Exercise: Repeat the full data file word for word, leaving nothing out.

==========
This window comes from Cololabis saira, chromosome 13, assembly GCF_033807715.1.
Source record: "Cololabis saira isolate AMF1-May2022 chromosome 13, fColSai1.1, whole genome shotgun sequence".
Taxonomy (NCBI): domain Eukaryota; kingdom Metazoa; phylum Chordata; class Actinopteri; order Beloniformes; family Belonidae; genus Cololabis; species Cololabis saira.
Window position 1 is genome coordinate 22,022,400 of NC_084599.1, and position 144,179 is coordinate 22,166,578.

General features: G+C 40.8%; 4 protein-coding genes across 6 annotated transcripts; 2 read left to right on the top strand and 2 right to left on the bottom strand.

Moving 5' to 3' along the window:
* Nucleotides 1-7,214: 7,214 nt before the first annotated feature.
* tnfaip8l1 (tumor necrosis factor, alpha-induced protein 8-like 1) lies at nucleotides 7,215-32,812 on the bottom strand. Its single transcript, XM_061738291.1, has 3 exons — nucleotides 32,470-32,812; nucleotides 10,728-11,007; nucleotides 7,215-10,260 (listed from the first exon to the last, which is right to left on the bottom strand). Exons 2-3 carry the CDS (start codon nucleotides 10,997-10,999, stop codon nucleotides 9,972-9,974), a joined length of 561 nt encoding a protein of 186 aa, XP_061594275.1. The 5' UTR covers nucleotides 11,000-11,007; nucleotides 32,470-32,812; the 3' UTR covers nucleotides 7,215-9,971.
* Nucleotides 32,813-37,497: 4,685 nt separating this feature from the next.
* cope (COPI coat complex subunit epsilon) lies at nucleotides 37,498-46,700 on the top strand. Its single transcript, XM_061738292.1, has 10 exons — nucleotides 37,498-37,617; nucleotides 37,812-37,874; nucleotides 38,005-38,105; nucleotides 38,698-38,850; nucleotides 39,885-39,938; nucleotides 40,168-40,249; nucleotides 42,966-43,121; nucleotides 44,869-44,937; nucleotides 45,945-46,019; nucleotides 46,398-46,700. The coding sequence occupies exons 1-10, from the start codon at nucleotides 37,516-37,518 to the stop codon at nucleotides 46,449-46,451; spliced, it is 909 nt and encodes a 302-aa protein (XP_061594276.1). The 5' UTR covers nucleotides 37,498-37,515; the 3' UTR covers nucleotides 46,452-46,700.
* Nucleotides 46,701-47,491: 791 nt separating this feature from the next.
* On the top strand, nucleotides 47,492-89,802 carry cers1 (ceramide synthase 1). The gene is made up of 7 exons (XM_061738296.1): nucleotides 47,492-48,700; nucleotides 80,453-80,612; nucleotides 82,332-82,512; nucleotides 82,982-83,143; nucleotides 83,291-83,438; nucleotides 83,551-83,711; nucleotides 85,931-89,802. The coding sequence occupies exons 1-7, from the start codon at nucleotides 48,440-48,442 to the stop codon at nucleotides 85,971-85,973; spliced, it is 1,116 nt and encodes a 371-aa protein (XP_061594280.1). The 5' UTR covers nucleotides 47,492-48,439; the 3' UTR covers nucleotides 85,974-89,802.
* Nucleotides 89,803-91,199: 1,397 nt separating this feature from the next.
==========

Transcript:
This window comes from Cololabis saira, chromosome 13, assembly GCF_033807715.1.
Source record: "Cololabis saira isolate AMF1-May2022 chromosome 13, fColSai1.1, whole genome shotgun sequence".
Taxonomy (NCBI): domain Eukaryota; kingdom Metazoa; phylum Chordata; class Actinopteri; order Beloniformes; family Belonidae; genus Cololabis; species Cololabis saira.
Window position 1 is genome coordinate 22,022,400 of NC_084599.1, and position 144,179 is coordinate 22,166,578.

General features: G+C 40.8%; 4 protein-coding genes across 6 annotated transcripts; 2 read left to right on the top strand and 2 right to left on the bottom strand.

Moving 5' to 3' along the window:
* Nucleotides 1-7,214: 7,214 nt before the first annotated feature.
* tnfaip8l1 (tumor necrosis factor, alpha-induced protein 8-like 1) lies at nucleotides 7,215-32,812 on the bottom strand. Its single transcript, XM_061738291.1, has 3 exons — nucleotides 32,470-32,812; nucleotides 10,728-11,007; nucleotides 7,215-10,260 (listed from the first exon to the last, which is right to left on the bottom strand). Exons 2-3 carry the CDS (start codon nucleotides 10,997-10,999, stop codon nucleotides 9,972-9,974), a joined length of 561 nt encoding a protein of 186 aa, XP_061594275.1. The 5' UTR covers nucleotides 11,000-11,007; nucleotides 32,470-32,812; the 3' UTR covers nucleotides 7,215-9,971.
* Nucleotides 32,813-37,497: 4,685 nt separating this feature from the next.
* cope (COPI coat complex subunit epsilon) lies at nucleotides 37,498-46,700 on the top strand. Its single transcript, XM_061738292.1, has 10 exons — nucleotides 37,498-37,617; nucleotides 37,812-37,874; nucleotides 38,005-38,105; nucleotides 38,698-38,850; nucleotides 39,885-39,938; nucleotides 40,168-40,249; nucleotides 42,966-43,121; nucleotides 44,869-44,937; nucleotides 45,945-46,019; nucleotides 46,398-46,700. The coding sequence occupies exons 1-10, from the start codon at nucleotides 37,516-37,518 to the stop codon at nucleotides 46,449-46,451; spliced, it is 909 nt and encodes a 302-aa protein (XP_061594276.1). The 5' UTR covers nucleotides 37,498-37,515; the 3' UTR covers nucleotides 46,452-46,700.
* Nucleotides 46,701-47,491: 791 nt separating this feature from the next.
* On the top strand, nucleotides 47,492-89,802 carry cers1 (ceramide synthase 1). The gene is made up of 7 exons (XM_061738296.1): nucleotides 47,492-48,700; nucleotides 80,453-80,612; nucleotides 82,332-82,512; nucleotides 82,982-83,143; nucleotides 83,291-83,438; nucleotides 83,551-83,711; nucleotides 85,931-89,802. The coding sequence occupies exons 1-7, from the start codon at nucleotides 48,440-48,442 to the stop codon at nucleotides 85,971-85,973; spliced, it is 1,116 nt and encodes a 371-aa protein (XP_061594280.1). The 5' UTR covers nucleotides 47,492-48,439; the 3' UTR covers nucleotides 85,974-89,802.
* Nucleotides 89,803-91,199: 1,397 nt separating this feature from the next.